• Jerkass Woobie: Chilton. Even if he's a slimy narcissist, it's difficult not to feel pity for him after all of his trials and tribulations. First, Gideon kidnaps and vivisects him. After he recovers, he's down one kidney and requires a cane to walk. Then, Jack refuses to take him seriously when he begs for FBI protection from Hannibal. Then, Hannibal frames him for three murders he didn't commit. Then, he's shot in the head by a traumatized Miriam, who mistook him for her captor.
  • Late-Arrival Spoiler: The promotional poster for Season 2 pretty conclusively gives away that Will Graham is institutionalized.
  • Love It or Hate It: The show has gained this reputation after Season 2. You either love the twisted relationship between Hannibal and Will and deeply enjoy the horror and the writing, or you can't get past the very gruesome death scenes. Most people are happy that Fuller's curse appears to have been broken, however.
  • Magnificent Bastard: After the events of the first season, Dr. Hannibal Lecter would certainly seem to qualify. To date, he has successfully gotten away with murdering several people and eating them, and driving one of his patients almost insane. And what of the FBI special agent who discovered him? Incarcerated for Hannibal's crimes.
    • Will is showing signs of this in Season 2.
  • Memetic Molester: Hannibal, unsurprisingly. Mads Mikkelsen and Brian Fuller's comments don't help.
  • Memetic Mutation:
    • "Somebody please help Will Graham."
    • "No not you Hannibal" often follows.
    • "THAT'S THE OPPOSITE OF HELPING WILL GRAHAM!"
    • "The [noun] is people. Everything is people."
    • Swiggety Swag the Nightmare Stag!
    • "This is my design" and puns based on it.
    • What if Hannibal told lame jokes instead of implying cannibalism?
    • The closed-caption "[loudly implied cannibalism]."
    • "It fucking rhymes" — usually captioned on a picture of Will in prison.
    • Will's fondness of dogs is often hilariously exaggerated into a full-blown obsession; shipping him with Beverly Katz thus got the Portmanteau Couple NameKatz and Dogs’.
  • Mind Game Ship:
    • It's very easy to see Lecter and Graham in this.
    • Lecter/Abigail is the het version, with a bonus mentor angle.
    • Hannibal and Bedelia Du Maurier as well.
    • It's safe to say that any ship involving Hannibal Lecter will involve this.
  • Moral Event Horizon: Despite the fact that Hannibal is an amoral serial killer and cannibal, many still found him entertaining and likeable to an extent. However, by end of the finale, when he murdered Abigail and framed Will for it, people were quite upset.
    • Mason Verger spends pretty much the entirety of "Ko No Mon" doing cartwheels up to the horizon, until finally forcing a hysterectomy on his sister simply so she can never have an heir who might take the family fortune.
  • Narm:
    • Crawford bellowing "USE THE LADIES' ROOM!" to the random FBI agent who unwittingly enters the bathroom while he's having a private conversation with Graham. It's so loud and jarring that you can hardly help but laugh.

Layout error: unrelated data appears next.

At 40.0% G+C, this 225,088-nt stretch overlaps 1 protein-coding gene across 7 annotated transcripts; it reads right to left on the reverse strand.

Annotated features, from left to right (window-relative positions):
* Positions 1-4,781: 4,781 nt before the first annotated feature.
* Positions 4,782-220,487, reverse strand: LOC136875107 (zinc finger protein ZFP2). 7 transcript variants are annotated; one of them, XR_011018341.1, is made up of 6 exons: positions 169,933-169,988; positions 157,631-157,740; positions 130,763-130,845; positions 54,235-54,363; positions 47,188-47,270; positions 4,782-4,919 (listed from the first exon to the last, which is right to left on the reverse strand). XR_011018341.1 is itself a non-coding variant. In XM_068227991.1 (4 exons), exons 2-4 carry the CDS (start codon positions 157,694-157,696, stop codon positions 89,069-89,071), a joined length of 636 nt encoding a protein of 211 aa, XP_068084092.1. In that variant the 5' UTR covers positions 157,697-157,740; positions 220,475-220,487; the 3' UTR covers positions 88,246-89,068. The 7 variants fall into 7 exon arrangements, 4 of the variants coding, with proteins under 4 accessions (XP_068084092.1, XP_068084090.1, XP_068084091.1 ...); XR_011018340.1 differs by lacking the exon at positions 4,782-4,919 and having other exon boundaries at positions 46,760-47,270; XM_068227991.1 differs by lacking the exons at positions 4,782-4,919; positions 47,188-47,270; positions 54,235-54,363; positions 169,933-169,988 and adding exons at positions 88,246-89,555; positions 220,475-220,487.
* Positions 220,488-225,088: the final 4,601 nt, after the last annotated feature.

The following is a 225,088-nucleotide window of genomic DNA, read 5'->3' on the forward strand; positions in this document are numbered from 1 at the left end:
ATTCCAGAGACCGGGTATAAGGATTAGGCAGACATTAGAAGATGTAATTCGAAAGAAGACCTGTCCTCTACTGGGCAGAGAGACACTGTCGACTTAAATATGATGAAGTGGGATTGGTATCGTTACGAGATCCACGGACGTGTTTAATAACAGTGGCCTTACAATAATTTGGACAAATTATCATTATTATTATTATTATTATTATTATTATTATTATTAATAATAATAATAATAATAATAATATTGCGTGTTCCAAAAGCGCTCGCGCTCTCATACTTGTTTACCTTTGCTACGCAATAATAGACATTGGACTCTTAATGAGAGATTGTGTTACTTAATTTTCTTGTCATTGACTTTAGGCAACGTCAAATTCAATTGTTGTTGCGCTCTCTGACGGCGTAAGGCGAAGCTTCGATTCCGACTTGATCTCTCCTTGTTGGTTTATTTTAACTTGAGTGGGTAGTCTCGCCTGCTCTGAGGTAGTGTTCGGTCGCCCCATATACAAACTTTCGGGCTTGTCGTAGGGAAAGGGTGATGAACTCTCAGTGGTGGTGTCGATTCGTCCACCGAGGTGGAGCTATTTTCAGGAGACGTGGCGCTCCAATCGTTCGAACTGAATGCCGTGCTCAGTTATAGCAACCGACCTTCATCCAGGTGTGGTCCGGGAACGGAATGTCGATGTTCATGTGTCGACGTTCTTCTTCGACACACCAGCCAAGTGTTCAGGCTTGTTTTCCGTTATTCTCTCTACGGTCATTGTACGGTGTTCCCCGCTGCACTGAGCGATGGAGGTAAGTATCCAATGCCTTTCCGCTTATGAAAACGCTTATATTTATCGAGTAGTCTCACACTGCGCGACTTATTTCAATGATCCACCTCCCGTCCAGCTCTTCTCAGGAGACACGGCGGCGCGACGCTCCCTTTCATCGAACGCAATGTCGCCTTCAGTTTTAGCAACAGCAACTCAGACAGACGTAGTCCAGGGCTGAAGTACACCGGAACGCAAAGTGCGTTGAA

• In the episode "Sorbet", Will misses an appointment with Hannibal. While the entire episode had been to focus on Hannibal's lack of friends and the inherent loneliness of being someone like him, seeing him sit at his desk, double-check his appointment book, and just sit there looking sad and disappointed to Mozart's Requiem has made many a viewer laugh hysterically.
    • Most of the navel contemplation in the series is well written. But the scene where Hannibal and Chilton make a philosophical observation about grapes of all things may have been over the line.
    • In "Hassun", during the shot of Hannibal taking the stand at Will's first trial, his face is replaced by the head of the Wendigo... in a suit. Also doubles as Special Effects Failure, considering the rendition of the Wendigo head looks a bit off.
    • The Verger storyline faced some interference from NBC execs who were skittish about portraying homosexuality. So we get some quite amusingly oblique "wink, nudge" references to it, the highlight being Mason's line about "button stitching."
    • Mason hallucinating Hannibal with a boar head. It's not helped by his gleeful cries of "Here, piggy piggy!" Really, the entire drugged-up-Mason sequence is hilarious in an incredibly dark way.
    "I am enchanted and... terrified."
  • Narrowed It Down to the Guy I Recognize: In Season 2, Will's attendant is played by recognizable TV actor Jonathan Tucker, despite being completely Out of Focus. He's eventually revealed to be the one who murdered the bailiff during the trial.
  • Paranoia Fuel: Doctors/psychologists as unremittingly evil as Hannibal Lecter are few and tend to get sued for malpractice. But abusers who use the techniques he does undermining Will's stability are all too common — and because of the nature of those techniques, the victim may not realise that anything is wrong, or might even believe that whatever is wrong is their fault.
    • It's implied that Hannibal was plotting the Frame-Up of Frederick Chilton for two years, during which time Chilton carried on completely unsuspecting.
  • Portmanteau Couple Name:
    • Hannigram.
    • Also, ChillyWilly for Chilton and Will.
  • Rescued from the Scrappy Heap: Not quite completely rescued, but Freddie Lounds received a lot of appreciation from fans after in "Rôti" she's tricked into getting kidnapped by a serial killer and forced to watch him perform a vivisection on a man while he's still conscious and despite naturally being horrified and disturbed manages to remain calm and hold herself together instead of doing anything stupid in a difficult and terrifying situation.
    • Inverted with Hannibal. People liked him very much early on, but as his actions started to really hurt Will and Abigail, the fandom felt he was going too far. By the season finale, when he killed Abigail and framed Will after nearly driving the latter to insanity, people outright hated him. Says a lot about the skilled writing and nuanced performances of the series that it took a whole season for some people to start rooting against Hannibal.
    • Frederick Chilton, after beginning to show some Hidden Depths and being a walking Crowning Moment of Funny during "Futamono", may have officially rescued himself with three little words: "Hannibal the Cannibal." By the time of his apparent death, fans were screaming in protest, compared to the collective shoulder-shrug when he was disemboweled in the first season.